Fetal Membranes and Placenta
The placenta is the organ that facilitates nutrient and gas exchange between the maternal and fetal compartments. As the fetus begins the ninth week of development, its demands for nutritional and other factors increase, causing major changes in the placenta. Foremost among these is an increase in surface area between maternal and fetal components to facilitate exchange. The disposition of fetal membranes is also altered as production of amniotic fluid increases.
Changes in the Trophoblast
The fetal component of the placenta is derived from the trophoblast and extraembryonic mesoderm (the chorionic plate); the maternal component is derived from the uterine endometrium. By the beginning of the second month, the trophoblast is characterized by a great number of secondary and tertiary villi, which give it a radial appearance (Fig. 8.7). Stem (anchoring) villi extend from the mesoderm of the chorionic plate to the cytotrophoblast shell. The surface of the villi is formed by the syncytium, resting on a layer of cytotrophoblastic cells that in turn cover a core of vascular mesoderm (Fig. 8.8A,C). The capillary system developing in the core of the villous stems soon comes in contact with capillaries of the chorionic plate and connecting stalk, thus giving rise to the extraembryonic vascular system.
Figure 8.7.Human embryo at the beginning of the second month of development.
At the embryonic pole, villi are numerous and well formed; at the abembryonic pole, they are few in number and poorly developed.
Figure 8.8.Structure of villi at various stages of development.
A. During the fourth week. The extraembryonic mesoderm penetrates the stem villi in the direction of the decidual plate. B. During the fourth month. In many small villi, the wall of the capillaries is in direct contact with the syncytium. C,D. Enlargement of the villus as shown in Figures 8.8A,B.
Maternal blood is delivered to the placenta by spiral arteries in the uterus. Erosion of these maternal vessels to release blood into intervillous spaces (Figs. 8.7 and 8.8) is accomplished by endovascular invasion by cytotrophoblast cells. These cells, released from the ends of anchoring villi (Figs. 8.7 and 8.8), invade the terminal ends of spiral arteries, where they replace maternal endothelial cells in the vessels’ walls, creating hybrid vessels containing both fetal and maternal cells. To accomplish this process, cytotrophoblast cells undergo an epithelial-to-endothelial transition. Invasion of the spiral arteries by cytotrophoblast cells transforms these vessels from small-diameter, high-resistance vessels to larger-diameter, low-resistance vessels that can provide increased quantities of maternal blood to intervillous spaces (Figs. 8.7 and 8.8).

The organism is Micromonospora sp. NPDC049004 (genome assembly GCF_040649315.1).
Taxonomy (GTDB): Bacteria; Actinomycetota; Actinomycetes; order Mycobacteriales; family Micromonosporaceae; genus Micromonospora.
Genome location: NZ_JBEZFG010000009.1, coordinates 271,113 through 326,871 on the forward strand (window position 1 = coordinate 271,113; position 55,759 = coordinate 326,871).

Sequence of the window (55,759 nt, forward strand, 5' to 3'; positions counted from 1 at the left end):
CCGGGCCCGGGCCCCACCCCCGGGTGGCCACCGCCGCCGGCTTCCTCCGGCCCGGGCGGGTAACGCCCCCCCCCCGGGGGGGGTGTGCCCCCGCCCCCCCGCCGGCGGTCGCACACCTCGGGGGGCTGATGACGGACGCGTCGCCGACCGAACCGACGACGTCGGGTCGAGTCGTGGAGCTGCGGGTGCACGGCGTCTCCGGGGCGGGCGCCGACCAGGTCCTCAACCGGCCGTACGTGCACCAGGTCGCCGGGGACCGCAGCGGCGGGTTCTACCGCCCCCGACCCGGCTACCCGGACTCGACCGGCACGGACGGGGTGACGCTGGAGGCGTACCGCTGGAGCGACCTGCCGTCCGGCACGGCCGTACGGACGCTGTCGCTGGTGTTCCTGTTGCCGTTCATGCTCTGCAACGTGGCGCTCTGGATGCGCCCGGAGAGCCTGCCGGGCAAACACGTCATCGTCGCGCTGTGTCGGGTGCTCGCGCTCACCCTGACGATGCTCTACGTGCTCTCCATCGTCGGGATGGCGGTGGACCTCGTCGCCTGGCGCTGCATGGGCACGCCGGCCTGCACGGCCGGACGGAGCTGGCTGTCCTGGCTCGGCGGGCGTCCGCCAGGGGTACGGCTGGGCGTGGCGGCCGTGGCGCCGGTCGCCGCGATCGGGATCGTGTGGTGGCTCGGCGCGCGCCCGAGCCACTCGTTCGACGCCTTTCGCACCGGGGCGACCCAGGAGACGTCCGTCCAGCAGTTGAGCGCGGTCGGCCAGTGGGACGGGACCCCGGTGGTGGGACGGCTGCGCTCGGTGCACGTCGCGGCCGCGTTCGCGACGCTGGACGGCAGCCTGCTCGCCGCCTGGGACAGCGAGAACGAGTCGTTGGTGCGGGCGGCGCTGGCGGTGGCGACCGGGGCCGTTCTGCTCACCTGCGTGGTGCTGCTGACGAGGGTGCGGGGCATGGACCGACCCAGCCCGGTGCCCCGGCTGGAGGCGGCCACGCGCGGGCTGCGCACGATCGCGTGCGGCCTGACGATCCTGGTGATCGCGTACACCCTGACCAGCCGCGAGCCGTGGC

During the following months, numerous small extensions grow out from existing stem villi and extend as free villi into the surrounding lacunar or intervillous spaces. Initially, these newly formed free villi are primitive (Fig. 8.8C), but by the beginning of the fourth month, cytotrophoblastic cells and some connective tissue cells disappear. The syncytium and endothelial wall of the blood vessels are then the only layers that separate the maternal and fetal circulations (Fig. 8.8B,D). Frequently, the syncytium becomes very thin, and large pieces containing several nuclei may break off and drop into the intervillous blood lakes. These pieces, known as syncytial knots, enter the maternal circulation and usually degenerate without causing any symptoms. Disappearance of cytotrophoblastic cells progresses from the smaller to larger villi, and although some always persist in large villi, they do not participate in the exchange between the two circulations.
Preeclampsia is a condition characterized by maternal hypertension and proteinuria due to reduced organ perfusion and occurs in approximately 5% of pregnancies. The condition may progress to eclampsia, which is characterized by seizures. Preeclampsia begins suddenly anytime from approximately 20 weeks’ gestation to term and may result in fetal growth retardation, fetal death, or death of the mother. In fact, preeclampsia is a leading cause of maternal mortality in the United States and is completely reversible by delivery of the baby. However, delivery too early puts the infant at risk for complications related to preterm birth. Despite many years of research, the cause of preeclampsia is unknown. The condition appears to be a trophoblastic disorder related to failed or incomplete differentiation of cytotrophoblast cells, many of which do not undergo their normal epithelial-to-endothelial transformation. As a result, invasion of maternal blood vessels by these cells is rudimentary. How these cellular abnormalities lead to hypertension and other problems is not clear. Risk factors for preeclampsia include, preeclampsia in a previous pregnancy, nulliparity (first pregnancy), obesity, family history of preeclampsia, multiple gestation (twins or more), and medical conditions, such as hypertension and diabetes. Preeclampsia also commonly occurs in women with hydatidiform moles (see Chapter 4) in which case it occurs early in pregnancy.